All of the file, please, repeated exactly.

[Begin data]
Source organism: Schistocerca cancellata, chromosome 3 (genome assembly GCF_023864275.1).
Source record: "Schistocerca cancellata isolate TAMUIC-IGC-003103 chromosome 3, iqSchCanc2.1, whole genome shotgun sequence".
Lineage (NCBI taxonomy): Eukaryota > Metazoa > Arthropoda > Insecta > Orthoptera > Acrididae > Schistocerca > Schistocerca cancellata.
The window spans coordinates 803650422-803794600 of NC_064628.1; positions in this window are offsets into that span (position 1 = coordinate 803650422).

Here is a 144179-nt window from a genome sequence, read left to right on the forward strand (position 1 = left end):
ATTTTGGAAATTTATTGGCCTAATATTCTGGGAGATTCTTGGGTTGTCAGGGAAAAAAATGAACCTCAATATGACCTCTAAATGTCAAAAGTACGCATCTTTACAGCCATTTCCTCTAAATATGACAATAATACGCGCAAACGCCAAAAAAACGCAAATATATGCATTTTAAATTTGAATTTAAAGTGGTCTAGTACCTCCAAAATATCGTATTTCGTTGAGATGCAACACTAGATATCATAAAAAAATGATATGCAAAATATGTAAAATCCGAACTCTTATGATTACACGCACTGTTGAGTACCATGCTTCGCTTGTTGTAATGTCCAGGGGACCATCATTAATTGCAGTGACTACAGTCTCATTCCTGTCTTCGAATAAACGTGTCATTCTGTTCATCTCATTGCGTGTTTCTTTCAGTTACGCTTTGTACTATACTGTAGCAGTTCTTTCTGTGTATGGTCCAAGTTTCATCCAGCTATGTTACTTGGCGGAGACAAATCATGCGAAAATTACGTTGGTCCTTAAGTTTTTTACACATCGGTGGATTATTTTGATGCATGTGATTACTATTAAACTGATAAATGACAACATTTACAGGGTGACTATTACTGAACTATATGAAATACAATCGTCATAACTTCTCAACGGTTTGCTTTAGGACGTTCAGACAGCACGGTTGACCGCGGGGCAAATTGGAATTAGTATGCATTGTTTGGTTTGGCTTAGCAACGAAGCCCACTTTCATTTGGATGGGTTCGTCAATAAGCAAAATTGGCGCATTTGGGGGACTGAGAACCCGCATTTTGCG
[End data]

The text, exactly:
Source organism: Schistocerca cancellata, chromosome 3 (genome assembly GCF_023864275.1).
Source record: "Schistocerca cancellata isolate TAMUIC-IGC-003103 chromosome 3, iqSchCanc2.1, whole genome shotgun sequence".
Lineage (NCBI taxonomy): Eukaryota > Metazoa > Arthropoda > Insecta > Orthoptera > Acrididae > Schistocerca > Schistocerca cancellata.
The window spans coordinates 803650422-803794600 of NC_064628.1; positions in this window are offsets into that span (position 1 = coordinate 803650422).

Here is a 144179-nt window from a genome sequence, read left to right on the forward strand (position 1 = left end):
ATTTTGGAAATTTATTGGCCTAATATTCTGGGAGATTCTTGGGTTGTCAGGGAAAAAAATGAACCTCAATATGACCTCTAAATGTCAAAAGTACGCATCTTTACAGCCATTTCCTCTAAATATGACAATAATACGCGCAAACGCCAAAAAAACGCAAATATATGCATTTTAAATTTGAATTTAAAGTGGTCTAGTACCTCCAAAATATCGTATTTCGTTGAGATGCAACACTAGATATCATAAAAAAATGATATGCAAAATATGTAAAATCCGAACTCTTATGATTACACGCACTGTTGAGTACCATGCTTCGCTTGTTGTAATGTCCAGGGGACCATCATTAATTGCAGTGACTACAGTCTCATTCCTGTCTTCGAATAAACGTGTCATTCTGTTCATCTCATTGCGTGTTTCTTTCAGTTACGCTTTGTACTATACTGTAGCAGTTCTTTCTGTGTATGGTCCAAGTTTCATCCAGCTATGTTACTTGGCGGAGACAAATCATGCGAAAATTACGTTGGTCCTTAAGTTTTTTACACATCGGTGGATTATTTTGATGCATGTGATTACTATTAAACTGATAAATGACAACATTTACAGGGTGACTATTACTGAACTATATGAAATACAATCGTCATAACTTCTCAACGGTTTGCTTTAGGACGTTCAGACAGCACGGTTGACCGCGGGGCAAATTGGAATTAGTATGCATTGTTTGGTTTGGCTTAGCAACGAAGCCCACTTTCATTTGGATGGGTTCGTCAATAAGCAAAATTGGCGCATTTGGGGGACTGAGAACCCGCATTTTGCG